Volkswagen, Daimler in crisis meetings over cartel claims

If EU competition law is found to be breached the companies could face fines of up to 10% of turnover

The latest scandal for German automakers started with a cover story in the respected news weekly Der Spiegel, which suggested that Volkswagen, Daimler and BMW have operated as a cartel since the 1990s.

It described how the companies formed myriad working groups to agree on common standards and specifications – for example, to keep urea tanks for diesel engines relatively small so more space under the hood would be available for pricey extras. This comes as the industry is still reeling from investigations into the diesel emissions scandal.

In response, German car giants Volkswagen and Daimler held crisis board meetings on Wednesday as cartel claims threaten long-standing co-operations on development, purchasing and electro-mobility.

Last Friday it emerged that, in July 2016, Volkswagen told European Commission competition investigators of secret meetings with its German competitors, dating back 14 years, to discuss production and components, including elements related to the diesel emissions scandal.


Now it has emerged that, two years before VW, in 2014, Daimler also went to Brussels investigators to inform on the talks.

If investigators find the talks breached EU competition law, commissioner Margrethe Vestager could impose fines of up to 10 per cent of global turnover.


To avoid prosecution, Daimler was bound to secrecy about its approach. As the second informant, cartel regulations could see VW granted a 50 per cent discount on any fines imposed. Meanwhile BMW, which doesn’t appear to have gone behind its competitors’ backs, could face a full fine. In retaliation, it has cancelled several co-operation agreements with Daimler including plans to merge their respective smartphone car rental services, joint electro-auto charging facilities and joint component purchases.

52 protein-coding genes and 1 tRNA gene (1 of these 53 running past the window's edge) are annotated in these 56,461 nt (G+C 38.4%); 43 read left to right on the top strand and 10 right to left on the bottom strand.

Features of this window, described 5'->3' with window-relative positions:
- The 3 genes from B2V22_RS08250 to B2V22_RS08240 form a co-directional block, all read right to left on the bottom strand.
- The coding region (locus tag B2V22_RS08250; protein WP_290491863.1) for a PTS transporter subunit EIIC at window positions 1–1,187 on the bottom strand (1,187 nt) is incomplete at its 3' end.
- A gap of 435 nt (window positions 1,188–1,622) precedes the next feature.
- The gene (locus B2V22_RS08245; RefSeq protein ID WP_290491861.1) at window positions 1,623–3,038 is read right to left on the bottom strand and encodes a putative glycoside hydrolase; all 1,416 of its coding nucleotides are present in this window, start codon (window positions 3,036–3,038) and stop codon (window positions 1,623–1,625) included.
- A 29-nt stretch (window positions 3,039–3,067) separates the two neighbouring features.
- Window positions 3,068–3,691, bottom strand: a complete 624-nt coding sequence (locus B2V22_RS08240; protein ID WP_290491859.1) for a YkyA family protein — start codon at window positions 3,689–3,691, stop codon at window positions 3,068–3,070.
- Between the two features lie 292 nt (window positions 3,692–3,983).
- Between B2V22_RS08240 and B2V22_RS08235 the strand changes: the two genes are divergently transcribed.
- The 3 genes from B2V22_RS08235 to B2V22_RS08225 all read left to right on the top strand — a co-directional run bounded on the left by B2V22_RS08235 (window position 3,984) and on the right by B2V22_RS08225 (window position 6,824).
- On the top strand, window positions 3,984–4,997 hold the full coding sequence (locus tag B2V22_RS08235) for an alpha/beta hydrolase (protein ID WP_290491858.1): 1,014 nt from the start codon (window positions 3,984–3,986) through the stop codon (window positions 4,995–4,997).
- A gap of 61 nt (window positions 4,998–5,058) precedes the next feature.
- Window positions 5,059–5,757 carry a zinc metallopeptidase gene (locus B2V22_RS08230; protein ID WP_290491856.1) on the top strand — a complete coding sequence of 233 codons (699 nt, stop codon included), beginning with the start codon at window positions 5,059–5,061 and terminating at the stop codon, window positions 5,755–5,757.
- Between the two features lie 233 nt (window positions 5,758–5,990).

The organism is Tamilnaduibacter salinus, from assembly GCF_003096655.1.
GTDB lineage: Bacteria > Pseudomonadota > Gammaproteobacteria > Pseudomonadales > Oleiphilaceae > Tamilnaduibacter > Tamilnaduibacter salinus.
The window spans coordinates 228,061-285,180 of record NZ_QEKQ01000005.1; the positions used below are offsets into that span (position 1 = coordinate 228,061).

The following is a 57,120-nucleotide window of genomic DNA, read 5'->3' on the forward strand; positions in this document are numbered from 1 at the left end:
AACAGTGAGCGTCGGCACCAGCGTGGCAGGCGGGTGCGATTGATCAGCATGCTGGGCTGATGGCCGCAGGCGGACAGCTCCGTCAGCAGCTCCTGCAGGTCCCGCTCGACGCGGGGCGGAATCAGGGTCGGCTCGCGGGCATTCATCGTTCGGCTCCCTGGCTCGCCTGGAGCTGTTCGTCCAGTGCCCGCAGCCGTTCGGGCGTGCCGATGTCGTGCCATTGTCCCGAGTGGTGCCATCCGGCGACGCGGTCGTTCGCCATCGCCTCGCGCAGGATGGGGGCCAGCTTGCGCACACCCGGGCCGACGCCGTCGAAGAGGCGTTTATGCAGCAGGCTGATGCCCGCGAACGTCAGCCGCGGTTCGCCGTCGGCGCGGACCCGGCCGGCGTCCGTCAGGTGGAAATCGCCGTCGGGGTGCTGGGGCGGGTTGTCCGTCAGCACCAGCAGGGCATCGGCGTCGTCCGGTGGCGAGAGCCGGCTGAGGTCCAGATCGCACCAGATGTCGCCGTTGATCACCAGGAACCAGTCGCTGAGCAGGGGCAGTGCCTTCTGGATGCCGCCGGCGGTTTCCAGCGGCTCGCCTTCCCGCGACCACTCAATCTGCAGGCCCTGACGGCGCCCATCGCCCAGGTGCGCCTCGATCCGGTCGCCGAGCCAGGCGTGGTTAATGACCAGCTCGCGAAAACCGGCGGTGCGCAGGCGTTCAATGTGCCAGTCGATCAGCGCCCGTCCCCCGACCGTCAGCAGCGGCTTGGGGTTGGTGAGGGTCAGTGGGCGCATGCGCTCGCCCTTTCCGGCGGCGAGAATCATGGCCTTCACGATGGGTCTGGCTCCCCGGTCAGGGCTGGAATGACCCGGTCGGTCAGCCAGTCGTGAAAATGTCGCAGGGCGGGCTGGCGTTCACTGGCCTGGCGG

The latter was devised to enable the two luxury car makers to compete on price and production with larger competitors, such as Volkswagen and Toyota.

But the cartel revelations have left these co-operations “totally damaged”, an unnamed BMW source told the Süddeutsche Zeitung daily, with both firms “trapped in a tsunami”.


The cartel shockwaves and ongoing investigations into diesel emissions manipulation have seen a plunge in German auto share prices in recent days, and prompted emergency board meetings.

The VW supervisory board met on Tuesday in its Wolfsburg headquarters on Wednesday while Daimler executives met in Stuttgart.

Neither company would comment on the latest claims, though their respective chief executives, Matthias Müller and Dieter Zetsche, insisted they would not participate in "speculation".

According to Der Spiegel five German car firms held more than 1,000 meetings in 60 working groups discussing everything from seats to motors, convertible roofs to tanks for urea fluid used to remove noxious gases from diesel emissions.

Senior German politicians have admitted that a long-planned meeting with auto bosses next week in Berlin, originally to discuss ongoing diesel manipulation claims, is now a “last-minute effort” to avert a calamity in an industry employing one million directly with annual earnings of €405 billion: 23 per cent of Germany’s total exports.

Derek Scally

Derek Scally

Derek Scally is an Irish Times journalist based in Berlin